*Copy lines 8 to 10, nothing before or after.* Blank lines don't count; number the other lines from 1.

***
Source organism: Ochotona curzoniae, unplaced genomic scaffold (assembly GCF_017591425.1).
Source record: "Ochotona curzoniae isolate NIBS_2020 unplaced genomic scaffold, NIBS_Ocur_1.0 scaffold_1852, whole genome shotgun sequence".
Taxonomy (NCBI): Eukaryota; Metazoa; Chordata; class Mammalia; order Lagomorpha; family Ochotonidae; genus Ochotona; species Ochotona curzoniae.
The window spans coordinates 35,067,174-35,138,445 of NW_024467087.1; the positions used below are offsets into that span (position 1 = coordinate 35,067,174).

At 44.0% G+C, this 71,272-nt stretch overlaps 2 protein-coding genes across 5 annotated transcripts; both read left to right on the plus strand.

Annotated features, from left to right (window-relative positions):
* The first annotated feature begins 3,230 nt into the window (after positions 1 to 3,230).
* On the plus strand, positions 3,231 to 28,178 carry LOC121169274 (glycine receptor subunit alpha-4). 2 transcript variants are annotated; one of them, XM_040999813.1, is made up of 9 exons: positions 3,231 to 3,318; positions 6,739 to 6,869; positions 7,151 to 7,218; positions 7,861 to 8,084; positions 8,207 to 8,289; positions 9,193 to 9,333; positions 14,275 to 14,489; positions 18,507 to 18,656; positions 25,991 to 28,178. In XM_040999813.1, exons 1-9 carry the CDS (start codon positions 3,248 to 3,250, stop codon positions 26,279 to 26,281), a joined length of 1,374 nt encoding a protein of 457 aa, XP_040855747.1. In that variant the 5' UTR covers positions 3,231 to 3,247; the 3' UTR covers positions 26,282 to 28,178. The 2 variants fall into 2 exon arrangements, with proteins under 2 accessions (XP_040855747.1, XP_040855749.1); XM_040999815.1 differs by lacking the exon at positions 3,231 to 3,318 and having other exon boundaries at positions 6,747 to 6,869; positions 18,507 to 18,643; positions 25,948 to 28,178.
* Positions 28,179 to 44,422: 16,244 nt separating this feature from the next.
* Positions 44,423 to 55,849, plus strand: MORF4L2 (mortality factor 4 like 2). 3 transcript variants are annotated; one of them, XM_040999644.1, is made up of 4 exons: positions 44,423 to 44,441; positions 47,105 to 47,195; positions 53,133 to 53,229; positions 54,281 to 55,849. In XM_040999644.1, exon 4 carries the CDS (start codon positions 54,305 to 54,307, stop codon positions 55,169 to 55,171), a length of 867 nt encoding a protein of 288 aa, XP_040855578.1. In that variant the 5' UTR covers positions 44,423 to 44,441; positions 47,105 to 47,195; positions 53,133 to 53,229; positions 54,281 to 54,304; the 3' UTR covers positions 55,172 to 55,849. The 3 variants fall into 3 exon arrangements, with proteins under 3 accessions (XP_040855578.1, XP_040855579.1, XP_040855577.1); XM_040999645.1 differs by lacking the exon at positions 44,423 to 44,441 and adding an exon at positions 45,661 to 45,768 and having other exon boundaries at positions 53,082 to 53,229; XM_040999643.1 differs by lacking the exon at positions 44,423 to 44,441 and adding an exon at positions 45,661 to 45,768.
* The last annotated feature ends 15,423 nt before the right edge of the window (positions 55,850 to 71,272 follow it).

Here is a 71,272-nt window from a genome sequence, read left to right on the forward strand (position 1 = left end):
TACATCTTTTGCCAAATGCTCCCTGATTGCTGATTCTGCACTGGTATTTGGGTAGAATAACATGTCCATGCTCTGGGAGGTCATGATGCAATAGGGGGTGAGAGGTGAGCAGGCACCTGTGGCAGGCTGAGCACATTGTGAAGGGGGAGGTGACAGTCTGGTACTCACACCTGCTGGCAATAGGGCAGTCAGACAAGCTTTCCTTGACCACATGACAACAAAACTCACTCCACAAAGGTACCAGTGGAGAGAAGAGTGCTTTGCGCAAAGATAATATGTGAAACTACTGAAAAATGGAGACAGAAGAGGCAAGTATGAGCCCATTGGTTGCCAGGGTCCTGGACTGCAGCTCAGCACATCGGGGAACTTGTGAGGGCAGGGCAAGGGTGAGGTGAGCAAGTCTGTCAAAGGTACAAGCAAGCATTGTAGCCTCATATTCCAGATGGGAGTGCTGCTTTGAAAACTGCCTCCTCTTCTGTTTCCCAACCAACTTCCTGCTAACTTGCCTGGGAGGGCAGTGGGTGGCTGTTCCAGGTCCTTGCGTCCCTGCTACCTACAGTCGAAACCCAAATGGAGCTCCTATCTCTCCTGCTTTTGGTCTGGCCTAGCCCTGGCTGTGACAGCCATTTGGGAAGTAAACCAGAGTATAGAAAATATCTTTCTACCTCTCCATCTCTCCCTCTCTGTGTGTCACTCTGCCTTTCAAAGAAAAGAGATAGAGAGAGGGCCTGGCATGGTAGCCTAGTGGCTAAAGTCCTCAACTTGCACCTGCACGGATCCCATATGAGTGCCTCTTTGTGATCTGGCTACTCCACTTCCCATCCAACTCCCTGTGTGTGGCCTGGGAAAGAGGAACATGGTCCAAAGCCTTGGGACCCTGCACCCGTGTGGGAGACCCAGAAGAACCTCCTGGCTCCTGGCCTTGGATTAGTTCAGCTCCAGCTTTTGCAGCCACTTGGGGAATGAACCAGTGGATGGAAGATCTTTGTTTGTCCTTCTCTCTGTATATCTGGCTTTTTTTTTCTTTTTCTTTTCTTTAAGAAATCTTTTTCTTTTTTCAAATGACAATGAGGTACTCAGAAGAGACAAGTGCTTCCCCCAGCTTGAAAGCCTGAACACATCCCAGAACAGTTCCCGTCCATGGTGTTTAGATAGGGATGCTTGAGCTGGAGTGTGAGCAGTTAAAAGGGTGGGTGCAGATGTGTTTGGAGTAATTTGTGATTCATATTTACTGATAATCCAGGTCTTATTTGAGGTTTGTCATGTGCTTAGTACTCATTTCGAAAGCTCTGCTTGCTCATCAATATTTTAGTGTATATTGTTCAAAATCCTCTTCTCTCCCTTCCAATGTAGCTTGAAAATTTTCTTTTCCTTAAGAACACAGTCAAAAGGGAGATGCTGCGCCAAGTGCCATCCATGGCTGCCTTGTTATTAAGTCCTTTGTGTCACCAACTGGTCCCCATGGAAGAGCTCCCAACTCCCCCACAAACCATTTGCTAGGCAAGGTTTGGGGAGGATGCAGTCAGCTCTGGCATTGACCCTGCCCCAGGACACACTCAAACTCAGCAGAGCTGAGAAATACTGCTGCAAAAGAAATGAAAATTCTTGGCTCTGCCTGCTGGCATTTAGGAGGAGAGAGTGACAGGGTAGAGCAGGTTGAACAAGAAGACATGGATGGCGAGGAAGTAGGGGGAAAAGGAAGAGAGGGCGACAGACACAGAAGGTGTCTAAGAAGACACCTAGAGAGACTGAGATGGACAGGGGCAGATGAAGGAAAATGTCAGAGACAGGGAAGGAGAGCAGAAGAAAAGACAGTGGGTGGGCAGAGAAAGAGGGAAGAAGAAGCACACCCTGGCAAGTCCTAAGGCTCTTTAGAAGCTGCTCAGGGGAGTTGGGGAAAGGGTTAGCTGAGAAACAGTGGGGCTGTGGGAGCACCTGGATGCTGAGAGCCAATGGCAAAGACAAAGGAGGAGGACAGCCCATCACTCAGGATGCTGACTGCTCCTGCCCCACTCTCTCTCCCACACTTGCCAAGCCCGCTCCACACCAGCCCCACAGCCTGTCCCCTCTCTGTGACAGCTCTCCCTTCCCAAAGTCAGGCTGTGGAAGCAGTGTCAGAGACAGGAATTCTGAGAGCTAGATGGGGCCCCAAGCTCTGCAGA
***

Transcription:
* On the plus strand, positions 3,231 to 28,178 carry LOC121169274 (glycine receptor subunit alpha-4). 2 transcript variants are annotated; one of them, XM_040999813.1, is made up of 9 exons: positions 3,231 to 3,318; positions 6,739 to 6,869; positions 7,151 to 7,218; positions 7,861 to 8,084; positions 8,207 to 8,289; positions 9,193 to 9,333; positions 14,275 to 14,489; positions 18,507 to 18,656; positions 25,991 to 28,178. In XM_040999813.1, exons 1-9 carry the CDS (start codon positions 3,248 to 3,250, stop codon positions 26,279 to 26,281), a joined length of 1,374 nt encoding a protein of 457 aa, XP_040855747.1. In that variant the 5' UTR covers positions 3,231 to 3,247; the 3' UTR covers positions 26,282 to 28,178. The 2 variants fall into 2 exon arrangements, with proteins under 2 accessions (XP_040855747.1, XP_040855749.1); XM_040999815.1 differs by lacking the exon at positions 3,231 to 3,318 and having other exon boundaries at positions 6,747 to 6,869; positions 18,507 to 18,643; positions 25,948 to 28,178.
* Positions 28,179 to 44,422: 16,244 nt separating this feature from the next.
* Positions 44,423 to 55,849, plus strand: MORF4L2 (mortality factor 4 like 2). 3 transcript variants are annotated; one of them, XM_040999644.1, is made up of 4 exons: positions 44,423 to 44,441; positions 47,105 to 47,195; positions 53,133 to 53,229; positions 54,281 to 55,849. In XM_040999644.1, exon 4 carries the CDS (start codon positions 54,305 to 54,307, stop codon positions 55,169 to 55,171), a length of 867 nt encoding a protein of 288 aa, XP_040855578.1. In that variant the 5' UTR covers positions 44,423 to 44,441; positions 47,105 to 47,195; positions 53,133 to 53,229; positions 54,281 to 54,304; the 3' UTR covers positions 55,172 to 55,849. The 3 variants fall into 3 exon arrangements, with proteins under 3 accessions (XP_040855578.1, XP_040855579.1, XP_040855577.1); XM_040999645.1 differs by lacking the exon at positions 44,423 to 44,441 and adding an exon at positions 45,661 to 45,768 and having other exon boundaries at positions 53,082 to 53,229; XM_040999643.1 differs by lacking the exon at positions 44,423 to 44,441 and adding an exon at positions 45,661 to 45,768.